Traditionally, the area of credit support for financings in Saudi Arabia has been problematic for lenders and other financiers. Strict interpretations of Sharia law requirements for valid security to be created has led to considerable uncertainty as to the enforceability of many common credit support structures in international financings. For example, it was not certain that security could be validly taken over receivables or fluctuating bank accounts. Further, even if a valid pledge was created, the priority created by registering the security at the Saudi Arabian General Investment Authority’s Unified Lien Centre was also unclear.
In the area of real estate security, further issues arose because of the reluctance of notaries to register mortgages over real estate in favor of banks due to concerns with Sharia compliance. This situation led to unwieldy ifragh structures, with the transfer of the actual title in the relevant real estate to a subsidiary of the bank illustrating the common method of financiers taking security over real estate.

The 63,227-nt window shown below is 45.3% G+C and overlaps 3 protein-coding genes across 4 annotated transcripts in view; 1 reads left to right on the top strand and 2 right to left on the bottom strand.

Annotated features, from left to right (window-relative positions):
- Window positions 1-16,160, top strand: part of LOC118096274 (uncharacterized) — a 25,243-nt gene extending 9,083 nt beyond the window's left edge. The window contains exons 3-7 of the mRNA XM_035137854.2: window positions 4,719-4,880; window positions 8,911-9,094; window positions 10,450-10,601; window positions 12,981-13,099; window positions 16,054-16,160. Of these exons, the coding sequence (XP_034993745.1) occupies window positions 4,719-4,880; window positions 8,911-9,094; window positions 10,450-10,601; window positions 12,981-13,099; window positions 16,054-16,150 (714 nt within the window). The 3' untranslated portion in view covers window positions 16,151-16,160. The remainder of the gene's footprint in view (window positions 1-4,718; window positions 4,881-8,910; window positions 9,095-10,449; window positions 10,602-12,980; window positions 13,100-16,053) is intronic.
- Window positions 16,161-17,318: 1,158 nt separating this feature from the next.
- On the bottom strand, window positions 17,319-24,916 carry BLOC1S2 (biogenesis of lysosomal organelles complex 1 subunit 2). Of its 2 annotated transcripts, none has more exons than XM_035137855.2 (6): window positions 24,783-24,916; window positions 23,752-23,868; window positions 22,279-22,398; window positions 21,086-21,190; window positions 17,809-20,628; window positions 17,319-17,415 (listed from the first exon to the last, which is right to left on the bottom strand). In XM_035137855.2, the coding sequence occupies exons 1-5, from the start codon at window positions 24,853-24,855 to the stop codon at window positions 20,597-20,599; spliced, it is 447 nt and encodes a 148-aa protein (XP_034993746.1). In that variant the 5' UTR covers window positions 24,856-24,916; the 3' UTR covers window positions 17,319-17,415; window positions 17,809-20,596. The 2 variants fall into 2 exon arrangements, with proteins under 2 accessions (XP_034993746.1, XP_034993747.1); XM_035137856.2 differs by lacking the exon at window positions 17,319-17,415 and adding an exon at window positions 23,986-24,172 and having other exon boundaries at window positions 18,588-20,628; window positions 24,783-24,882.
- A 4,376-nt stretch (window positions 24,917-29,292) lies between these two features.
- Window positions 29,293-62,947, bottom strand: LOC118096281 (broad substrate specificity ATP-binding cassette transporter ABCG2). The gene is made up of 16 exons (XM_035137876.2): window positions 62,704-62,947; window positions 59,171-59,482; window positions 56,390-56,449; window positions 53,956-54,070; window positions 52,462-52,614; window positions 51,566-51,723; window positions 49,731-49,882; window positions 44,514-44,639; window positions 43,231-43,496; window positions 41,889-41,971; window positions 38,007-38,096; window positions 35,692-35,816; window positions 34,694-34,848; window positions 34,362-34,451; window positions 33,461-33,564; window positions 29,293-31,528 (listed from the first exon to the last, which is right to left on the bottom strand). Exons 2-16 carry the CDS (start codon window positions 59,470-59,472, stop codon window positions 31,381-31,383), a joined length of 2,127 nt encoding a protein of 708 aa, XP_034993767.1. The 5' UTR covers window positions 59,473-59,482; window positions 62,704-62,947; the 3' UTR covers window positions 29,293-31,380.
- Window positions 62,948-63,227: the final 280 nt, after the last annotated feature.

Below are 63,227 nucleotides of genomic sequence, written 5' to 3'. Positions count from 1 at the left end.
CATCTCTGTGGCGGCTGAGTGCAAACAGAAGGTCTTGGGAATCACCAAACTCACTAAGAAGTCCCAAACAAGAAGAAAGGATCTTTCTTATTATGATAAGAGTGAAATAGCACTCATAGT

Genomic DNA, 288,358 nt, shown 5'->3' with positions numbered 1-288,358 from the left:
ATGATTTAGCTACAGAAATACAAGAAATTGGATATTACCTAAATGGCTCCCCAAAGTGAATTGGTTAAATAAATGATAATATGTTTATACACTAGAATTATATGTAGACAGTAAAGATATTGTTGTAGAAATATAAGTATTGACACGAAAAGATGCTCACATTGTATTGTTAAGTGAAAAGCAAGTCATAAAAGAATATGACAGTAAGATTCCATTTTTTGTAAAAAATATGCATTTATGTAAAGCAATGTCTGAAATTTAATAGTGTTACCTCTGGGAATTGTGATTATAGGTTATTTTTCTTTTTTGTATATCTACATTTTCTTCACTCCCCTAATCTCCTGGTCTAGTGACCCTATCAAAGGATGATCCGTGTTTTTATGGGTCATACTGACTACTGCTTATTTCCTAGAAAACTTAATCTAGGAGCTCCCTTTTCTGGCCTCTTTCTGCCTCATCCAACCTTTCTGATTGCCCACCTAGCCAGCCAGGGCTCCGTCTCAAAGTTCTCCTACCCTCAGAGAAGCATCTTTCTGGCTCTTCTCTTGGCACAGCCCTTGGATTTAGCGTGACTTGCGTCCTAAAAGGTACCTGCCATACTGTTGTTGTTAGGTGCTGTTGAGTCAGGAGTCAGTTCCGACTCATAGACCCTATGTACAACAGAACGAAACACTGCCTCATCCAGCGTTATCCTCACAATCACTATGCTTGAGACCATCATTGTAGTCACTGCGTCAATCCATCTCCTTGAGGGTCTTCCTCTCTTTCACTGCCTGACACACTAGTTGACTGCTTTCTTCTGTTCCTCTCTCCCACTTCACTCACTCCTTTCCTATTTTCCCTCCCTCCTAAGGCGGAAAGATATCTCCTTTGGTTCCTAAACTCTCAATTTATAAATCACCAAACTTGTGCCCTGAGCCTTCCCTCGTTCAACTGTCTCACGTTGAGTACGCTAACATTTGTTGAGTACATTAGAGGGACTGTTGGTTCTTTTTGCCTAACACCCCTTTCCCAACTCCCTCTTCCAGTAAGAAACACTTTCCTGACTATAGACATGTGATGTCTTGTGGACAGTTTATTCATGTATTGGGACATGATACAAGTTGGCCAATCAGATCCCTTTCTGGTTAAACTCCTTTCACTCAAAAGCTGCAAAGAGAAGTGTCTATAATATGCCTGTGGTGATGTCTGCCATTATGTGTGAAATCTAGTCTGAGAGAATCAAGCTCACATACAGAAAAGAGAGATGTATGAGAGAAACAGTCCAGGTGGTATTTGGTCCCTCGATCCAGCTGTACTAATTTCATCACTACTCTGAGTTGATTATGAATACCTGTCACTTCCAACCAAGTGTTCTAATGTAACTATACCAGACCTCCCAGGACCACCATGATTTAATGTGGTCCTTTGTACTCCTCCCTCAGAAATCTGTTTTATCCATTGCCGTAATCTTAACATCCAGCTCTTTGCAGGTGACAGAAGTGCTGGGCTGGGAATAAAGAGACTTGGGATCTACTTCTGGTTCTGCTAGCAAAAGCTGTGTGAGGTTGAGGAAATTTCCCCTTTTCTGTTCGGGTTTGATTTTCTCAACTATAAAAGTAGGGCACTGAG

Z&Co.’s experts on Sharia law, led by Monaji Zamakhchary, H.E. Abdullatif Alharthi and Sarah Gonem, are on the front lines of navigating how these issues affect future financing (including real estate development) deals in the Kingdom of Saudi Arabia.
Vision 2030 specifically refers to the need to give a wide range of sectors in the economy improved access to financing options, in particular for small- and medium-sized enterprises (“SMEs”). This objective has been reflected in a range of legislative developments designed to improve the ability of both individuals and corporations to obtain finance. In the areas of credit support, this legislation includes:
Z&Co., working with Linklaters, has experience drafting, negotiating, and perfecting the full range of possible credit support in the Kingdom of Saudi Arabia. This includes: